Photo Credit: Jewish Press

In this week’s parsha we read of the brachos Yaakov Avinu gave to the shevatim. Two brachos in particular have become an essential part of every Jewish home. Every night before we go to sleep we say or sing HaMalach HaGoel. In addition, in many Jewish homes, Friday nights finds the father blessing his children with Yisimcha Elokim k’Efraim u’k’Menashe.

What is the connection between going to sleep and HaMalach and Leil Shabbos and Yisimcha Elokim? And why did Yaakov Avinu choose Efraim and Menashe to be the standard bearers for all of Klal Yisrael throughout the generations? While it goes without saying that Efraim and Menashe were great tzaddikim, so were the rest of the shevatim.

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There are many wonderful explanations, but I would like to focus on one given by the Bnei Yissachar. When Yaakov switched hands, he says, it was because he saw, b’ruach hakodesh, that Yehoshua, a descendant of Efraim, would be greater than any of Menashe’s descendants. However, it frightened him. He knew that jealousy had played a great role in what had happened between Yosef and the shevatim. He was concerned that giving Efraim precedence would create a rift in a new generation. Yet, after saying Hamalach, he noticed that nothing had changed. Efraim was not any prouder for having been put first and Menashe was not jealous that he took second place. Yaakov was so overcome that he gave his grandsons an extra bracha – may all of Klal Yisrael be like you, free of pride and free of jealousy.

The root of the division between Yosef and his brothers was that instead of recognizing that they each had unique roles, they compared themselves to each other. Both jealousy and pride begin when we don’t see ourselves as unique individuals with different goals. Efraim and Menashe understood that comparisons are meaningless. Efraim felt no pride in what happened because he knew it wasn’t his accomplishments that had caused him to be elevated, it was Hashem. Menashe felt no jealousy because he knew he had his own role to fill. This is what Yaakov wanted all future generations to realize. Each one of us has his own role and path – so there is no reason to be jealous of another person. Hashem gives each of us what we need. If we are smarter, funnier, or richer it’s because we were given these as gifts from Hashem. And, if we don’t have what someone else does it’s because Hakadosh Baruch Hu knows we don’t need it.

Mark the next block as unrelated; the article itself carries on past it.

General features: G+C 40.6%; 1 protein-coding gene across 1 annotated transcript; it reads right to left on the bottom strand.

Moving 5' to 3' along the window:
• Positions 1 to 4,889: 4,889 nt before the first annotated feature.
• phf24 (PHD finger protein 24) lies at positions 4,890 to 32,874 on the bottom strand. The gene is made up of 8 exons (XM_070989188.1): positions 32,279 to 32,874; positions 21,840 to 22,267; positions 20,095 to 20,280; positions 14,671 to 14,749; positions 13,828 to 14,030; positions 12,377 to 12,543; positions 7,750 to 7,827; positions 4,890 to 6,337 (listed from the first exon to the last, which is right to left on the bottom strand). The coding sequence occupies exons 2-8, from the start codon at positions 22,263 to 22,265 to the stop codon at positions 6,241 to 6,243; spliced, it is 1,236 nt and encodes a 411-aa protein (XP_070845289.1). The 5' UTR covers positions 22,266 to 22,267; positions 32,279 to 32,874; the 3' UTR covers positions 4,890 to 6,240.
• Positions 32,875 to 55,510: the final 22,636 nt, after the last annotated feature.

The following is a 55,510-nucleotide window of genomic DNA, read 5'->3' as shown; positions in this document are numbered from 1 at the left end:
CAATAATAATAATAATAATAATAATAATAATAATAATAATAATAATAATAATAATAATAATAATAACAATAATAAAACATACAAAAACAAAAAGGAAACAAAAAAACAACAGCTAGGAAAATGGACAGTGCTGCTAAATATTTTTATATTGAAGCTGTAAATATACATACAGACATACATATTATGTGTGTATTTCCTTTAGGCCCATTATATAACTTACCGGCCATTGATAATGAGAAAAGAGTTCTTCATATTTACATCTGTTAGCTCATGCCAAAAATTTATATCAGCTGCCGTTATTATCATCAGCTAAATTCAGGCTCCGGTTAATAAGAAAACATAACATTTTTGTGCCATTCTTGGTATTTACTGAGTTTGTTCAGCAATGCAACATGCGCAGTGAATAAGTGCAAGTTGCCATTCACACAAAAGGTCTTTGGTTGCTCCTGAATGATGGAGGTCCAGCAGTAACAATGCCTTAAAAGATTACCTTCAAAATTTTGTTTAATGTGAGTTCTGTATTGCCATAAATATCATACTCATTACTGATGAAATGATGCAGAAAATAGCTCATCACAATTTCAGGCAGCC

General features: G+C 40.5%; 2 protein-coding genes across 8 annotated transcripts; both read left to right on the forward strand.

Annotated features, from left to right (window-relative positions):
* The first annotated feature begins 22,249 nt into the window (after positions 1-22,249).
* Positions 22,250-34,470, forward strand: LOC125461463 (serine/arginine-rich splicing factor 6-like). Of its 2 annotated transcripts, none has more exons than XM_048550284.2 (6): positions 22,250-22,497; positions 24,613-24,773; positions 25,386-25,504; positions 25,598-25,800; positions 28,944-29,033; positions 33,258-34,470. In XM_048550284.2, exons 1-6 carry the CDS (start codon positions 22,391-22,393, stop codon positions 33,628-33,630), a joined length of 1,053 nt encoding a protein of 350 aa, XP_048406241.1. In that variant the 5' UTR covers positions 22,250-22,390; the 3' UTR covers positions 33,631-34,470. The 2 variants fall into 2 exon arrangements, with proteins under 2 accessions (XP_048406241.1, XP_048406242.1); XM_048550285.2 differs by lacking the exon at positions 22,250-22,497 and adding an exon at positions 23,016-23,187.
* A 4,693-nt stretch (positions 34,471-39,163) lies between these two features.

A shop owner had a competitor who was more successful than he was. He kept an eye on all his competition and did his best to copy all their avenues of success. Yet, he was not successful. He went to his rebbe in frustration and said, “Rebbe, I am always checking out the other store. My store is just as nice, with similar pricing, and in a comparable neighborhood and yet he is so much more successful than me?!” The Rebbe answered, “It’s simple. Your friend has only one store to run so he is doing nicely. You are busy with two stores, your own and your competition. My advice is to start working exclusively on your own business and forget about the other store.”

True success can only come if we stop looking and stop comparing.

The whole week we are busy with work and it’s easy to forget that it’s not about our efforts, that it is Hashem who runs things. On Shabbos we make Kiddush and remind ourselves that He is the Creator and Conductor. We give our children the bracha of Yisimcha Elokim, the same one given to Efraim and Menashe who understood that everything comes from Hashem and is part of a greater plan.

What about HaMalach?

The Gemara explains that fish are unaffected by ayin hara, as they are hidden from sight. One gives another person an ayin hara when he looks at him and judges – “They don’t deserve that family, house, or job.” We know that the more you judge others the more you yourself are judged. Yosef and his descendants were given the bracha of Vayigdu larov, to be like fish and free of ayin hara.

Each night before we go to sleep we remind ourselves that Hashem is in charge. We won’t look at what we don’t have and what others do. Instead we will focus on accomplishing our purpose with all the tools Hashem has given us. If He thinks we need something to fulfill our tachlis He will give it to us.

May we be zocheh to look inwards and see our own chashivus and the gifts we have been given by Hashem. And may we use those gifts to make Hashem’s name great.

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Rabbi Shlomo Rosenblatt gives a daily daf yomi shiur and has been a rebbi at Yeshiva Derech HaTorah for 15 years. His talmidim and alumni are the inspiration for his divrei Torah; there is no better way to stay connected than through Torah.